At approximately 5 p.m. Thursday, Harold Westerman could stand it no longer.
He picked up the phone in his Vero Beach, Fla., home and dialed the number of his longtime friend, Bill Wells, in Orono.
“Who won?” Westerman asked.
“There’s still half a minute to go in regulation and it’s tied,” Wells answered.
“I couldn’t stand it,” Westerman said later. “I told Bill to go back to the TV. I told him, `don’t call me unless we win.’ ”
When his phone rang a few minutes later, Westerman’s heart leaped. Could it be the University of Maine hockey program which he had helped get off the ground nearly two decades earlier was now one game away from winning a national championship?
“Bill didn’t tell me they won right away,” said Westerman, who retired from Maine in 1982 after 33 years as a Black Bear coach and athletic director. “He said, `Maine should have won it in regulation.’ When he told me they had won, I said, `Bill, you sweetheart.’ ”
Yes, Westerman is a Michigan gradute (Class of ’42). No, he was not torn in his allegiance Thursday because his alma mater was squaring off in a NCAA hockey semifinal against the school to which he devoted his professional life.
“I wanted Maine to win, all the way,” Westerman said, noting the game was not broadcast near his home. “Michigan would have been second best. But I was pulling for Maine.”
Pulling for Maine hockey is something Westerman began doing back in the mid-1970s, when the program was still a dream shared by Westerman and a handful of UM backers, including the late Howard Neville, former UM president.
“I remember we did a lot of national surveys when we were in the planning stages. Everything pointed to Maine being a natural. I don’t have to tell you Harold Alfond was the moving force that put it over the hill,” Westerman said, referring to the philanthropist whose donation resulted in the construction of Maine’s Alfond Arena.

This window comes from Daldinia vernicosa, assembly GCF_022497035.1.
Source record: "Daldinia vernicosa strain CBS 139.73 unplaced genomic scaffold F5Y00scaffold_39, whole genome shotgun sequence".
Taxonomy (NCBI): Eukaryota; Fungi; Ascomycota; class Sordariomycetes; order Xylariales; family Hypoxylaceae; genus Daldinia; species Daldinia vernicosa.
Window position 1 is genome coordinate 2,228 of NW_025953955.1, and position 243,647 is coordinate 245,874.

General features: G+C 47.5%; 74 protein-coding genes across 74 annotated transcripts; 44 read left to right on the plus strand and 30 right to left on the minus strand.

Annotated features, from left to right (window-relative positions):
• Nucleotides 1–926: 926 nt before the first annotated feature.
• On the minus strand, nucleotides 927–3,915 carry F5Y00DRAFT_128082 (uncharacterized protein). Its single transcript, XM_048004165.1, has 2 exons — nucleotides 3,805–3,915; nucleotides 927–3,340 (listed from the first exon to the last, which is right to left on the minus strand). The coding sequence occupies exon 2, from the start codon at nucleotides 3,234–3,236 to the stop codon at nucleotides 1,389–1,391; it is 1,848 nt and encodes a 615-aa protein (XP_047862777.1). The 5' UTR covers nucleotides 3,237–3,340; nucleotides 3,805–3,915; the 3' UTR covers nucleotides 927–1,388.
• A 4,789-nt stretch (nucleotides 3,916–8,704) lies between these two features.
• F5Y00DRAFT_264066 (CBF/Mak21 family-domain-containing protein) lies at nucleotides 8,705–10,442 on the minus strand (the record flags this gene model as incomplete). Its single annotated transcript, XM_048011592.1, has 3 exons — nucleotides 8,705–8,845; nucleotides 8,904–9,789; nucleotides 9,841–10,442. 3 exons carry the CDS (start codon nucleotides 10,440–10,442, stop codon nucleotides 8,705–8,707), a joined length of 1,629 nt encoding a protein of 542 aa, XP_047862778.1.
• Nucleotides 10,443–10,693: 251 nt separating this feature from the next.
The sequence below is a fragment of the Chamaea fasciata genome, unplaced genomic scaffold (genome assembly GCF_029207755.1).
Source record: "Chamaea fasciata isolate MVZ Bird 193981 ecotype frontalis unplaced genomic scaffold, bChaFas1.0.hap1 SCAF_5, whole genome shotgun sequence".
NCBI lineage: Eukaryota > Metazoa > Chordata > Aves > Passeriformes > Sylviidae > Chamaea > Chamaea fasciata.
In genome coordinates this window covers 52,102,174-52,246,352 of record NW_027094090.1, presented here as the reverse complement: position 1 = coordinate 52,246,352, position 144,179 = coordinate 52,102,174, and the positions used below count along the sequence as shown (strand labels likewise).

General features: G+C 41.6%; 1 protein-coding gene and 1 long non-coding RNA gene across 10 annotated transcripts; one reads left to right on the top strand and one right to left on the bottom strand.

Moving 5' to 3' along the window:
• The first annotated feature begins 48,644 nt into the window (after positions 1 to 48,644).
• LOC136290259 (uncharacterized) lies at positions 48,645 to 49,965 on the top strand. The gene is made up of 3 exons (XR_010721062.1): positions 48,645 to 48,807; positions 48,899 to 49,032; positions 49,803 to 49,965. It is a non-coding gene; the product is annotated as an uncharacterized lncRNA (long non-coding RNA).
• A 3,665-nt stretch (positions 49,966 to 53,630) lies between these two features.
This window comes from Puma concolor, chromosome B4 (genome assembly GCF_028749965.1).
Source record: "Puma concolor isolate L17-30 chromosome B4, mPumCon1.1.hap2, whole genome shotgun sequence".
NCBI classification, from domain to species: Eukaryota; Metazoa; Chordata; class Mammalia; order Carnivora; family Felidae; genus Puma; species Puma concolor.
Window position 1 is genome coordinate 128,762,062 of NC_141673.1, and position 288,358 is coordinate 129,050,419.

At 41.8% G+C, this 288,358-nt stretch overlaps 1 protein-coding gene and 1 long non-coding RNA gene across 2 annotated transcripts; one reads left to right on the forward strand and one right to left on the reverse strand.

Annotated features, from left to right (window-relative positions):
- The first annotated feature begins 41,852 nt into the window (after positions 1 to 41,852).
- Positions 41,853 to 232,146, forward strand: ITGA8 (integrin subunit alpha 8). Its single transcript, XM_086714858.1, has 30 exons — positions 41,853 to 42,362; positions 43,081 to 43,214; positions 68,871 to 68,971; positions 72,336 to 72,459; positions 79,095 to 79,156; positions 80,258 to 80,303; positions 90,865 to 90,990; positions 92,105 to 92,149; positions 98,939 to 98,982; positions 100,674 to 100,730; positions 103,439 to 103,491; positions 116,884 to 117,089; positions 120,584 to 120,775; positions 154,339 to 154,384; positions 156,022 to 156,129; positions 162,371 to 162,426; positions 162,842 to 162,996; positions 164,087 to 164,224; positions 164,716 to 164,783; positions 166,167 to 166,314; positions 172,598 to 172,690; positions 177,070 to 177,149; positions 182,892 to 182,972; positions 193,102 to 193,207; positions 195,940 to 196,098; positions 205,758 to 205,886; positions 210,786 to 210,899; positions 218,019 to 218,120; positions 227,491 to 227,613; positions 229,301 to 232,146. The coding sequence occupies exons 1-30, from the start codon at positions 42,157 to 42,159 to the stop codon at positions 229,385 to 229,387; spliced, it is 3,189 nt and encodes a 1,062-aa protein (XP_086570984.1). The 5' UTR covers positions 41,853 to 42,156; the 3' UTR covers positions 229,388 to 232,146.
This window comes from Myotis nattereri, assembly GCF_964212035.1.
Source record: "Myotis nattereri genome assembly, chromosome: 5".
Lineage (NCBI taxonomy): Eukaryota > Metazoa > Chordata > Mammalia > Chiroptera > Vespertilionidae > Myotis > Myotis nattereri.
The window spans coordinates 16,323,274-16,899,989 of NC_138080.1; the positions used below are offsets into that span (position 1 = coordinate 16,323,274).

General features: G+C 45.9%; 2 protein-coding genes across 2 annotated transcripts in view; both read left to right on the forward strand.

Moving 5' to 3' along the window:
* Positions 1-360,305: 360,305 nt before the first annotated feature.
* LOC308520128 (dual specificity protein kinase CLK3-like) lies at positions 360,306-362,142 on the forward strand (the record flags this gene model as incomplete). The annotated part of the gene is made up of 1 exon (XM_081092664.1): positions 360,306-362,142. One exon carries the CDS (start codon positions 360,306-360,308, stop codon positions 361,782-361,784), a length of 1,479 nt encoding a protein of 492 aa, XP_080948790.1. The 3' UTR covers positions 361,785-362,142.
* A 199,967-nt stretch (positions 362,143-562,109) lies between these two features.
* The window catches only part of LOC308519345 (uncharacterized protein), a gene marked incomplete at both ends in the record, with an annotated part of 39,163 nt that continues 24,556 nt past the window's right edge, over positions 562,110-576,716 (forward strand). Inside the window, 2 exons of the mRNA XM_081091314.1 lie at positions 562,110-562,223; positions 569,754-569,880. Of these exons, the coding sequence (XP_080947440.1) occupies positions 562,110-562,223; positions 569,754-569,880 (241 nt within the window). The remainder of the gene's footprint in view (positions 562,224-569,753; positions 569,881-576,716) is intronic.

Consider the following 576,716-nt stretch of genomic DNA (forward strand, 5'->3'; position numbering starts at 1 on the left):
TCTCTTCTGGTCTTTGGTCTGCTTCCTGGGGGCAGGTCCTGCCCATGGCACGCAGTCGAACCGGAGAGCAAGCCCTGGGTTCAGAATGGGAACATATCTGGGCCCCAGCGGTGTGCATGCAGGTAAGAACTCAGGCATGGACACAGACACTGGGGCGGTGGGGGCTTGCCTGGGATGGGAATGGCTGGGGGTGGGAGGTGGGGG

It was Westerman who began the recruiting process for the first Maine team of 1977-78, at the same time he was hunting for a coach.
“We told those kids they would be a part of building something,” Westerman recalled, when asked what his recruiting pitch had been.
Soon after hiring Jack Semler as Maine’s first modern hockey coach, Westerman recalls a conversation the two had while walking through the brand new Alfond Arena locker room.
“I said, `Some day we’ll have the finest players in the U.S. right here in this locker room.’ I don’t know if he believed me, but I remember Jack said, `That would be great.’ ”
In the wake of Maine’s 4-3 overtime win over Michigan in Milwaukee, and with one game left to negotiate for Maine’s first national title in the modern era, Westerman’s words of 16 years ago are already prophecy.
“This is such a great feeling. Now, they’ve got a shot at it. I know Shawn (Walsh) will have them ready,” he said.
And will Westerman be there, in Milwaukee, for Saturday’s final?
“I have a ticket. I may scoot out. I tell you, if they win, my 33 years at Maine would be all wrapped up in one game,” Westerman said.